Clear School Policies: A crucial part of the administrative triangle is a clearly articulated policy that helps students and their families understand exactly what is and is not allowed when it comes to technology. What happens if a device is damaged? How should shared resources, like computers in carts, but checked out and managed by teachers? Can teachers use social media, like Instagram, in class? If a student leaves their school-issued computer unattended, is there a consequence? While this may seem unconnected to digital citizenship, it is very important because in the absence of clear guidelines students may forge their own path and make costly mistakes in the process.
Of particular interest to older students are BYOD Policies that dictate how personal mobile devices can be used at school. Are personal devices allowed? Do you allow teachers to make that choice so they can be used for school projects, or is it school wide? Where can they be utilized or at what times? There are many examples of BYOD policies that you can look at and model your own after, but makes sure that whatever policies you adopt, they are clearly communicated in a user agreement and based upon your schools technology goals.
Teacher Support: Classroom teachers have the most contact time with students and are in the best position to help them survive and thrive in their digital environment. To be effective, they need to be well prepared with training and resources. Common Sense Media is the leader for all things digital citizenship, providing teachers with lessons, training, and a plethora of resources that can give teachers the background they need to provide quality support. They also provide certifications for both teachers and schools. For younger students, Google provides resources as well with their new Be Internet Awesome campaign. Whatever path you choose, one constant should be not just providing links or lesson plans. There is also a New Zealand based website called Netsafe that provides applicable educational resources also. Whatever you decide to use, make it a part of your professional development or staff meetings so that teachers can share resources and best practices.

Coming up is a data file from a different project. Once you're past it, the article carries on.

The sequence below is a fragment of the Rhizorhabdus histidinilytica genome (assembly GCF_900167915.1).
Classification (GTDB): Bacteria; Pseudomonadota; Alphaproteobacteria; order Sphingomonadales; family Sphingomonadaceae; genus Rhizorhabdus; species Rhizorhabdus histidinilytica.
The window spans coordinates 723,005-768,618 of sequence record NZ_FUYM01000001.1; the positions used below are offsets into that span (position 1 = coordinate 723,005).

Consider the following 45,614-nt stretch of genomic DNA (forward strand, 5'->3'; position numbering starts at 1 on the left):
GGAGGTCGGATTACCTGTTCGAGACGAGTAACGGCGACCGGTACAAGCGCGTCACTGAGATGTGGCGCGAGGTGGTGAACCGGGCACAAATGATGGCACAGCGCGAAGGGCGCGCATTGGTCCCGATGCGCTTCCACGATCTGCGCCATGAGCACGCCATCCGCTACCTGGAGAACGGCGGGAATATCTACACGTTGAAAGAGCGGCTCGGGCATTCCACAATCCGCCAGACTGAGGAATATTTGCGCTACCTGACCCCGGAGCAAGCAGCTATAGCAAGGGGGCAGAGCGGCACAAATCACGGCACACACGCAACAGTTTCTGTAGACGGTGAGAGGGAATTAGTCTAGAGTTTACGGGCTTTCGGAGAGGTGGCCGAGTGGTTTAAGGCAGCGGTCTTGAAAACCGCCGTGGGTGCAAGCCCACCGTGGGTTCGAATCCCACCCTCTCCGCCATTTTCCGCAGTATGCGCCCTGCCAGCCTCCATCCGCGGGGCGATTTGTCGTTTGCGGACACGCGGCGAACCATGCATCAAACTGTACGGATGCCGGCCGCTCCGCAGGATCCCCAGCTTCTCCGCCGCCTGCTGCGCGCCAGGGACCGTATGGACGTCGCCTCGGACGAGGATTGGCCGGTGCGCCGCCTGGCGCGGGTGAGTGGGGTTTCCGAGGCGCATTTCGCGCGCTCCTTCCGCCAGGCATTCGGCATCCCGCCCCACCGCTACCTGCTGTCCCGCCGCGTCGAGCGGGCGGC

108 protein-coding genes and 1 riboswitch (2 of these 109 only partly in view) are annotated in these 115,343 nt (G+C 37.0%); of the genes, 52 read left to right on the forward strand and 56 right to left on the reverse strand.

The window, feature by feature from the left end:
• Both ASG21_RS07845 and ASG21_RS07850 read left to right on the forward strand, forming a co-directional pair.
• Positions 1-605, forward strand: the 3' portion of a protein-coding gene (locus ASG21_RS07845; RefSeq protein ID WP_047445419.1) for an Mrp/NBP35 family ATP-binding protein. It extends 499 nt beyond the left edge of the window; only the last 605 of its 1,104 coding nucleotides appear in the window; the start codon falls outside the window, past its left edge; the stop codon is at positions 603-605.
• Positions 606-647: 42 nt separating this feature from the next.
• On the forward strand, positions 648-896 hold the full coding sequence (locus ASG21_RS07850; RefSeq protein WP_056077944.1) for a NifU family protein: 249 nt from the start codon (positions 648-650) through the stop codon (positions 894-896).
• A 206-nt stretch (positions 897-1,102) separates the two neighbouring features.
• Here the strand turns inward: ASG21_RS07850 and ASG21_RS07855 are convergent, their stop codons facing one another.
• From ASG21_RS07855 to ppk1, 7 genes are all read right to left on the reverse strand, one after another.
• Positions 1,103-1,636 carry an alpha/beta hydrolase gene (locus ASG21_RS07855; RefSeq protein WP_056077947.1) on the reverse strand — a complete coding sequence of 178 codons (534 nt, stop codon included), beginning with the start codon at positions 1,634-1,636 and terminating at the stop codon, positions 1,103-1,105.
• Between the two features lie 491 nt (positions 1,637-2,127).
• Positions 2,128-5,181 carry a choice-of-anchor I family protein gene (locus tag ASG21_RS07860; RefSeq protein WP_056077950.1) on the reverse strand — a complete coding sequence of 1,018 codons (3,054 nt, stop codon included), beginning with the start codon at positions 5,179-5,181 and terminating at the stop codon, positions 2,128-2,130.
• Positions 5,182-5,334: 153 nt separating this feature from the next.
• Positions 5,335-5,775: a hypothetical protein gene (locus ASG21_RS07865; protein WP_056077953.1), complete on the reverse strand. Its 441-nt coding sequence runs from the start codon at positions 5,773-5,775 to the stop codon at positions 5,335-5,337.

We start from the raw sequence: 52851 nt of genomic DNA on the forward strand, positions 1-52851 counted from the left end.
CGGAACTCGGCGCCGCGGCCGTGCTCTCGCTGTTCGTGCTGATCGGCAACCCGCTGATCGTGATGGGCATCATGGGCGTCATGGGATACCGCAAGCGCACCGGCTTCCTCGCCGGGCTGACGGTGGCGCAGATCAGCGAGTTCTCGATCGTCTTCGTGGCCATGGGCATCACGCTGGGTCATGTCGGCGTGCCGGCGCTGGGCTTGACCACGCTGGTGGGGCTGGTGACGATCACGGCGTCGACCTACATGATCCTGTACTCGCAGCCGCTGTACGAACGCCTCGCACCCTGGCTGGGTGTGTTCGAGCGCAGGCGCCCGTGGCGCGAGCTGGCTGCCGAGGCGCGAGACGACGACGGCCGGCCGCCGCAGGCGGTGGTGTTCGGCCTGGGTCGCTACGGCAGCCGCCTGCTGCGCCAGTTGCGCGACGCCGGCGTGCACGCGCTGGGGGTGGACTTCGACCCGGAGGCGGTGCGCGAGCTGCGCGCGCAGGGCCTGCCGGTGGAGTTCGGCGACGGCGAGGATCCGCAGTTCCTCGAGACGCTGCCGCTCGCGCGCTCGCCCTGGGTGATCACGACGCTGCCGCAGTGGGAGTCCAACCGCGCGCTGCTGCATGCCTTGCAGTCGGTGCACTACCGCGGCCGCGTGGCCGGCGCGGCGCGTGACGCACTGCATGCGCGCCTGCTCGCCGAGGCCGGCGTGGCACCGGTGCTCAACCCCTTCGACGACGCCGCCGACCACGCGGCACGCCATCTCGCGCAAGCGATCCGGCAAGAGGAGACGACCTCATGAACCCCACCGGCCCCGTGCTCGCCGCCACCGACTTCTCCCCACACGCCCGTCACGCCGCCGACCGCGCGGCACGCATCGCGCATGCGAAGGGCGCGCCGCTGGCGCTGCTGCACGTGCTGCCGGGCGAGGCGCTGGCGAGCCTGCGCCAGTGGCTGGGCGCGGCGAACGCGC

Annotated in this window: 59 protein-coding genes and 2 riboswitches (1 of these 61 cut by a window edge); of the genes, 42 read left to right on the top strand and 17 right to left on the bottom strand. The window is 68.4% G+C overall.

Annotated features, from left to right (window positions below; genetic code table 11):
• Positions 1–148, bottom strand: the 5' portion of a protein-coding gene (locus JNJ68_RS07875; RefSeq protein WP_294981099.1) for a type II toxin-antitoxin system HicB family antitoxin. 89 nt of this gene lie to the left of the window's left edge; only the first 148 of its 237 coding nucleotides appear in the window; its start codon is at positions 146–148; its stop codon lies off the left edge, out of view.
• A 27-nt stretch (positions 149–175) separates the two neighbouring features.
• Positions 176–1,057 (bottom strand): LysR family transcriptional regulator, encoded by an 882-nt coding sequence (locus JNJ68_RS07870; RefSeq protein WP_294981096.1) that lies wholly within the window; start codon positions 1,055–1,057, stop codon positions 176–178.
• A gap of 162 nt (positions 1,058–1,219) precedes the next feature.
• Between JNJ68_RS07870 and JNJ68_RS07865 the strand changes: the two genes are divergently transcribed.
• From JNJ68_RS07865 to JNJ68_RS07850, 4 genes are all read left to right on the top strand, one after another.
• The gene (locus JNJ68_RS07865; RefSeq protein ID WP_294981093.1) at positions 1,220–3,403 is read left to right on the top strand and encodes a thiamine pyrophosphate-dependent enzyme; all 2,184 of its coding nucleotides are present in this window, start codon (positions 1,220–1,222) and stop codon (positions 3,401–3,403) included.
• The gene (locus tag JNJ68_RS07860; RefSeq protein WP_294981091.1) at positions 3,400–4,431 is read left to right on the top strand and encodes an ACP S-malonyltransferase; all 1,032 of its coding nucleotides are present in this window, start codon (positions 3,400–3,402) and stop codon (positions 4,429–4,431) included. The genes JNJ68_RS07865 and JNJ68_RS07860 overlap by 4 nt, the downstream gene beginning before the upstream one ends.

Student Education: At its core, Digital Citizenship focuses on helping students make informed and safe choices regarding the digital world. How you do that for your students depends on your schedule, school size, and your policies regarding technology, but doing nothing is not an option. Many schools choose to set aside a specific instructional block for building digital literacy using one of the resources mentioned above, while others try to integrate it into classroom lessons that involve the use of technology, using classroom content as the vehicle for building this skills. An example of this would be when students are writing a research report on US Presidents showing them what to look for when judging the validity of the information they are finding or requiring them to corroborate their facts with at least two sources. Two great choices for schools with little planning time are Digital Passport for K-5 students, and Digital Compass for middle school students. Whatever model you choose, make sure that your model is in compliance with your states laws regarding internet safety and education. Not all states have laws on the books, but the number is growing.
Parent and Community Education – Even more than students and teachers, parents have lots of questions about technology and its effects on the lives of their children. Much of the anxiety regarding issues like screen time, cyberbullying, social media, and the use of mobile technology comes from not knowing where to find information or not having access to resources where they kind find reliable information themselves. Always try to direct them towards authoritative sources, like the Parent Resource page on CommonSense.org, and have them avoid online parent chat rooms where misinformation and options are exchanged in place of evidence-based research. Common Sense Media produces a yearly research-based report that can be shared to provide a good base of knowledge for parents. When simple readings aren’t enough, bringing in a speaker and holding a parent information night can also help give them the answers they need.